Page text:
Cyprus not eligible for ECB’s QE, says Central Bank Governor (2)

Cyprus not eligible for ECB’s QE, says Central Bank Governor (2)

Cyprus is not eligible for ECB`s quantitative easing (QE) scheme and there cannot be any exceptions, Governor of the Central Bank of Cyprus Chrystalla Georghadji has said.

The details of ECB`s programme were unveiled on Thursday by its President Mario Draghi, in Nicosia, after the Governing Council of the ECB concluded its meeting there.

“Countries like Cyprus, which are under programme must have a positive review by the troika to benefit from the (QE) programme,” Georghadji told a press conference she held with Draghi.

She noted that the fifth review of Cyprus` assistance programme has not been concluded yet as a new foreclosures law has not been put in to effect.

“When there is a positive review, then we can start getting a benefit from the programme” she said.

According to Georghadji, Cyprus could benefit up to 500 million euro throughout the programme, effective as of March 9.

“This programme will have a very beneficial impact on Cyprus as it will suppress the interest rates downwards and therefore the Cypriot government will be able to borrow at lower rates,” she explained.

Cyprus` bailout programme remains on ice since last September as the Parliament has suspended the implementation of a stricter foreclosure legislation, to coincide with the voting of an insolvency framework – a set of laws governing bankruptcy and borrower protection.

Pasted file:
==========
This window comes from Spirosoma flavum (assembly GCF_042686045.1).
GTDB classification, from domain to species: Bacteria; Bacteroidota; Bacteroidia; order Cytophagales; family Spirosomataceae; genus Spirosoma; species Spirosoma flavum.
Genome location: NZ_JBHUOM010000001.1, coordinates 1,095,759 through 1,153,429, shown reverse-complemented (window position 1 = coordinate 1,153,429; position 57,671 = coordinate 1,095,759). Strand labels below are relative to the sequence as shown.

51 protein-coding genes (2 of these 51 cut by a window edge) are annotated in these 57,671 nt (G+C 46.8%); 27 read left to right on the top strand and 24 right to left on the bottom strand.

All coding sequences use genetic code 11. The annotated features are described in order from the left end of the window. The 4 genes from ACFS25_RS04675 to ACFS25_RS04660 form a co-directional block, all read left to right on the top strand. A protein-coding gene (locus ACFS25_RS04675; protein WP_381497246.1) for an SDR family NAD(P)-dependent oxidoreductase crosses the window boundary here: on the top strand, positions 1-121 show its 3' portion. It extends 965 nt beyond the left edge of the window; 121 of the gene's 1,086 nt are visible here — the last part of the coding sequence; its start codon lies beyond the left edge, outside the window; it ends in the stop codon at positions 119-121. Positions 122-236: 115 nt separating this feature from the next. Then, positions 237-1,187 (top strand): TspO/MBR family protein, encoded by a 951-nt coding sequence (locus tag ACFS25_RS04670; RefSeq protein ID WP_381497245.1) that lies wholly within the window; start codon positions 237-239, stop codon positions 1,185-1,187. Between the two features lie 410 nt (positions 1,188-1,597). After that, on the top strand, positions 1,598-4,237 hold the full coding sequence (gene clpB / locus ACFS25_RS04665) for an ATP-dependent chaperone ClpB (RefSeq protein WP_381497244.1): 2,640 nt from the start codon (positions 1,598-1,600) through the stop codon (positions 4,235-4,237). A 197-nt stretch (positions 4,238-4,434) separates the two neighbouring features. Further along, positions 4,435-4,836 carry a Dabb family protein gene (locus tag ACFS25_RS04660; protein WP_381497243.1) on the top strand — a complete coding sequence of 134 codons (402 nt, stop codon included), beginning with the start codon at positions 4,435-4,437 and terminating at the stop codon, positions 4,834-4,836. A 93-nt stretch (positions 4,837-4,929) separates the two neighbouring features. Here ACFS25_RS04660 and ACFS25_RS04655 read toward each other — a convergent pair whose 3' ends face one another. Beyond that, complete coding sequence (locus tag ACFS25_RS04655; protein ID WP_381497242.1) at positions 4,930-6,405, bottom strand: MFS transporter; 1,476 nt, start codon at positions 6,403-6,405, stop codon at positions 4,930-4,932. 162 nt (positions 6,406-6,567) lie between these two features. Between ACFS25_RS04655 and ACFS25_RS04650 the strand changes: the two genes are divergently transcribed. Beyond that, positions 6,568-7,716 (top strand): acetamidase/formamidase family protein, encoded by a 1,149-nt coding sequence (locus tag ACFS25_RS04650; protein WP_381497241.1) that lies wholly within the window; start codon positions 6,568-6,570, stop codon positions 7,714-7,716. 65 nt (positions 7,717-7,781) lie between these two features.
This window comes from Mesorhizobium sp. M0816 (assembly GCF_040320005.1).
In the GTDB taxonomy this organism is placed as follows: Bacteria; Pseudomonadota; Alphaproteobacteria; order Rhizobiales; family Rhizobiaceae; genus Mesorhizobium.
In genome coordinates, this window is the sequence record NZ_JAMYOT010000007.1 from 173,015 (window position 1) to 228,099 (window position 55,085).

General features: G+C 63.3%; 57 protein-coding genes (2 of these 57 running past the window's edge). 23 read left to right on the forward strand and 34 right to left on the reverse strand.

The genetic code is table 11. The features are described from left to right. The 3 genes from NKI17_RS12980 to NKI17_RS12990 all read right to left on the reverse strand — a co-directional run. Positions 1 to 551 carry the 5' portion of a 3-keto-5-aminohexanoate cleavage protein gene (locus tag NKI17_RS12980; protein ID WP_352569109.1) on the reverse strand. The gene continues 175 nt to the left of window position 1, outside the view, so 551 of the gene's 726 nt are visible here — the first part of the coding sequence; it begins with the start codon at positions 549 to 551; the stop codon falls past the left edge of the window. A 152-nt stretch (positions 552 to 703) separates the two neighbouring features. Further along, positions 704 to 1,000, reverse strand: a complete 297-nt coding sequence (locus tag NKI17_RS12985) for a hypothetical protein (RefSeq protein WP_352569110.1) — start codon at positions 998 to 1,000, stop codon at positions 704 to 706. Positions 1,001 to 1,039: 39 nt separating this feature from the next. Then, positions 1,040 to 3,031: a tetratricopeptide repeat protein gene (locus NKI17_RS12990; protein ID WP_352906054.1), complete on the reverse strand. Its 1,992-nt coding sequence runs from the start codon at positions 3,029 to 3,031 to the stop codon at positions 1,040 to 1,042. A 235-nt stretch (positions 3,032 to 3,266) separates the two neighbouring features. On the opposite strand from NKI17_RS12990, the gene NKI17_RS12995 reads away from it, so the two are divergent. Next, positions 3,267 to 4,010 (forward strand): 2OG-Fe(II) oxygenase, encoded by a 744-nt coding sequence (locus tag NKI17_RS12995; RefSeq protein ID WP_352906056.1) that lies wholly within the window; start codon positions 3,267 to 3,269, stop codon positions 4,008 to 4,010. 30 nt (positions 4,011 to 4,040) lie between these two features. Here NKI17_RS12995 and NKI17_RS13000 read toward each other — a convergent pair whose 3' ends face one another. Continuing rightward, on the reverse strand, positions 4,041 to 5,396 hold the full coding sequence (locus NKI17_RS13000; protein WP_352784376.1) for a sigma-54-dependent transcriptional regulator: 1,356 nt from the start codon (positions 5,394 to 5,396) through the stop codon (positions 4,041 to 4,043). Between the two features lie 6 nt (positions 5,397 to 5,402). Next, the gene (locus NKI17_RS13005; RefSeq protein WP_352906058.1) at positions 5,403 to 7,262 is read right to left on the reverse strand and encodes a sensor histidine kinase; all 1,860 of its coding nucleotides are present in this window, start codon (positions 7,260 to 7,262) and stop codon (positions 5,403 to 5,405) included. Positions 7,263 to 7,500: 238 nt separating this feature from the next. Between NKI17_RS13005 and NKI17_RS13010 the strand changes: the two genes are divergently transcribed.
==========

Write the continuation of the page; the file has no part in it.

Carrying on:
Georghadji said she hoped that the obstacle to the completion of the fifth review would soon be lifted since “there cannot be any exception” in order for Cyprus to participate in the QE scheme.

ECB`s President, replying to a question on Greece, explained that “the purchases are not supposed to take place for countries under a programme during the review period. In this sense, we would not be able to buy either Cyprus bonds as well.”

Cyprus agreed in 2013 with the troika of international lenders, namely the ECB, the European Commission and the International Monetary Fund, on a 10 billion euro bailout which featured a haircut of 47.5% of uninsured deposits in Bank of Cyprus to recapitalize the bank, while Cyprus Popular Bank, the island`s second largest lender, has been wound down with its good part (insured deposits and assets) absorbed by Bank of Cyprus.

Georghadji said that the decisions taken two years ago “were very painful for the country and its people”, however she noted that “under the then circumstances, there was no other way. We should have taken measures long before the very difficult decision was taken”.

Cyprus Central Bank Governor said that “the very few capital controls which are still in place will be very soon lifted, before the end of the first quarter of the year”.